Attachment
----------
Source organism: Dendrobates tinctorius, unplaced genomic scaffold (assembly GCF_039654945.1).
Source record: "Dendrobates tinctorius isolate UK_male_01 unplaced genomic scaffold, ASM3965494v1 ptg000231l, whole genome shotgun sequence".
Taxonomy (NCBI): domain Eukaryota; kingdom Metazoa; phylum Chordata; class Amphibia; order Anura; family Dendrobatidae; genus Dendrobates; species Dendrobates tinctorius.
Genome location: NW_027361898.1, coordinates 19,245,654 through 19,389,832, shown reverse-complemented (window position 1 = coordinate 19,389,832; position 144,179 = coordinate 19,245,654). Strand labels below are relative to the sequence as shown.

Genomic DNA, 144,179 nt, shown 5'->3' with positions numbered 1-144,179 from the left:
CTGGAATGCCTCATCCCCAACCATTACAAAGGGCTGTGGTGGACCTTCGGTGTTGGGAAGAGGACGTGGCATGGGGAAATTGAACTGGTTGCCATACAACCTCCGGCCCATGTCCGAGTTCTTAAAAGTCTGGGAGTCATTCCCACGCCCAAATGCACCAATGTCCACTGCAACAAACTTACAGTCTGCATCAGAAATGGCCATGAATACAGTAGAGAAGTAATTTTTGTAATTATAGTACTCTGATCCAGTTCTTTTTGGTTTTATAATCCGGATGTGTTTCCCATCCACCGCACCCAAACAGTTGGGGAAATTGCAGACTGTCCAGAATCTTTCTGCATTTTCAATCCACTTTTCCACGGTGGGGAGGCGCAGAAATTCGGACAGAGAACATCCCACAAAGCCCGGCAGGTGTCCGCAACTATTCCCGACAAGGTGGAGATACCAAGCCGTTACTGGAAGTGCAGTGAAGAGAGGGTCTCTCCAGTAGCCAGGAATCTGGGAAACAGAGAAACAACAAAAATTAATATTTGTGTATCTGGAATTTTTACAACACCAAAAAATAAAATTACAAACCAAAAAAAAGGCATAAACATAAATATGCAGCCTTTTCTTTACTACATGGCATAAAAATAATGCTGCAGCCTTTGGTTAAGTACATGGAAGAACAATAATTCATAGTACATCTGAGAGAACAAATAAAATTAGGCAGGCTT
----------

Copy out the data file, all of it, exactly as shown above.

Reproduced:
Source organism: Dendrobates tinctorius, unplaced genomic scaffold (assembly GCF_039654945.1).
Source record: "Dendrobates tinctorius isolate UK_male_01 unplaced genomic scaffold, ASM3965494v1 ptg000231l, whole genome shotgun sequence".
Taxonomy (NCBI): domain Eukaryota; kingdom Metazoa; phylum Chordata; class Amphibia; order Anura; family Dendrobatidae; genus Dendrobates; species Dendrobates tinctorius.
Genome location: NW_027361898.1, coordinates 19,245,654 through 19,389,832, shown reverse-complemented (window position 1 = coordinate 19,389,832; position 144,179 = coordinate 19,245,654). Strand labels below are relative to the sequence as shown.

Genomic DNA, 144,179 nt, shown 5'->3' with positions numbered 1-144,179 from the left:
CTGGAATGCCTCATCCCCAACCATTACAAAGGGCTGTGGTGGACCTTCGGTGTTGGGAAGAGGACGTGGCATGGGGAAATTGAACTGGTTGCCATACAACCTCCGGCCCATGTCCGAGTTCTTAAAAGTCTGGGAGTCATTCCCACGCCCAAATGCACCAATGTCCACTGCAACAAACTTACAGTCTGCATCAGAAATGGCCATGAATACAGTAGAGAAGTAATTTTTGTAATTATAGTACTCTGATCCAGTTCTTTTTGGTTTTATAATCCGGATGTGTTTCCCATCCACCGCACCCAAACAGTTGGGGAAATTGCAGACTGTCCAGAATCTTTCTGCATTTTCAATCCACTTTTCCACGGTGGGGAGGCGCAGAAATTCGGACAGAGAACATCCCACAAAGCCCGGCAGGTGTCCGCAACTATTCCCGACAAGGTGGAGATACCAAGCCGTTACTGGAAGTGCAGTGAAGAGAGGGTCTCTCCAGTAGCCAGGAATCTGGGAAACAGAGAAACAACAAAAATTAATATTTGTGTATCTGGAATTTTTACAACACCAAAAAATAAAATTACAAACCAAAAAAAAGGCATAAACATAAATATGCAGCCTTTTCTTTACTACATGGCATAAAAATAATGCTGCAGCCTTTGGTTAAGTACATGGAAGAACAATAATTCATAGTACATCTGAGAGAACAAATAAAATTAGGCAGGCTT